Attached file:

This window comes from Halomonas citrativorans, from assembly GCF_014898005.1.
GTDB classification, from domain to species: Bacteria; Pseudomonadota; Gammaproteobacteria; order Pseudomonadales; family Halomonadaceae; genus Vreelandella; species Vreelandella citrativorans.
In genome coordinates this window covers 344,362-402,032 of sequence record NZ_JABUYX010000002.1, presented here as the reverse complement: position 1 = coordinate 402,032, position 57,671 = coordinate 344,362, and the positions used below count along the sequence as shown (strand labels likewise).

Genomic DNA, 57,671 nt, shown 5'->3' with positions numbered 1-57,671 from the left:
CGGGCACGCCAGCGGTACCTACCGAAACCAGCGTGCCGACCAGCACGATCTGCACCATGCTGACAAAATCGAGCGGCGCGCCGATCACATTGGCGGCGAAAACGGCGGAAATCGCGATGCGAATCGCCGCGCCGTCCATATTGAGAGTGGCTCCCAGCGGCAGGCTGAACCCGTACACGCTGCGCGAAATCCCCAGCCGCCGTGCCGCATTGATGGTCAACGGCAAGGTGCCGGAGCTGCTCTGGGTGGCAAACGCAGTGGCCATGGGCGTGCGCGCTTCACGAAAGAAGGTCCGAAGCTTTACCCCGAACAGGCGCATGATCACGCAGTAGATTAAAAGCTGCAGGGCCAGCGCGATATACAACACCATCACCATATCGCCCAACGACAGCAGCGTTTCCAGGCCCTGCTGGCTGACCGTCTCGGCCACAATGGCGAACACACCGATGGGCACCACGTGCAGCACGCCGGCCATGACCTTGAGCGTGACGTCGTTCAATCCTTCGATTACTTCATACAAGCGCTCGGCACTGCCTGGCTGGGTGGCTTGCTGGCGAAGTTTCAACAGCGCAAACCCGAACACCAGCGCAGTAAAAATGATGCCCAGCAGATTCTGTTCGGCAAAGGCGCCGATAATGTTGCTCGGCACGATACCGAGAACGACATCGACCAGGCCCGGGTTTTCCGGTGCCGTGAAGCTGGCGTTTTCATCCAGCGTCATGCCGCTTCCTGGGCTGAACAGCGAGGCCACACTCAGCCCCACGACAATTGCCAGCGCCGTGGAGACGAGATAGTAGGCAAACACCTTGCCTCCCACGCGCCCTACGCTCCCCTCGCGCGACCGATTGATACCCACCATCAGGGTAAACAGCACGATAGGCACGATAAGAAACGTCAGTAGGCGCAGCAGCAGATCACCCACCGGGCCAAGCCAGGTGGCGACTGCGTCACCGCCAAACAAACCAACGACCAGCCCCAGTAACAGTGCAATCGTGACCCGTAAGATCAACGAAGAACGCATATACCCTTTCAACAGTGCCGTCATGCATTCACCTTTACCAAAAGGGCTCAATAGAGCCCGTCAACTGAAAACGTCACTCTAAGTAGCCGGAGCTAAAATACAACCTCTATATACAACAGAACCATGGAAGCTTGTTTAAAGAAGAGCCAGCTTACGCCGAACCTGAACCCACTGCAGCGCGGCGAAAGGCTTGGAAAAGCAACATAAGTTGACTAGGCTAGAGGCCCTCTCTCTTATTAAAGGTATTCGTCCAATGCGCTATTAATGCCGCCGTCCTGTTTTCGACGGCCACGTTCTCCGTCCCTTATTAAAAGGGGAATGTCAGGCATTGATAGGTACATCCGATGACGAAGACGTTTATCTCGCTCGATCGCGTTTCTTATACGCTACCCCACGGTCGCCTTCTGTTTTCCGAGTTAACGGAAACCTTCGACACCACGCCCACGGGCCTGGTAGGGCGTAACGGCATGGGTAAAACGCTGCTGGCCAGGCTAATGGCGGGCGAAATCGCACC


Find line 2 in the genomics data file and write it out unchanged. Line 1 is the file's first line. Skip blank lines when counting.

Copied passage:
GTDB classification, from domain to species: Bacteria; Pseudomonadota; Gammaproteobacteria; order Pseudomonadales; family Halomonadaceae; genus Vreelandella; species Vreelandella citrativorans.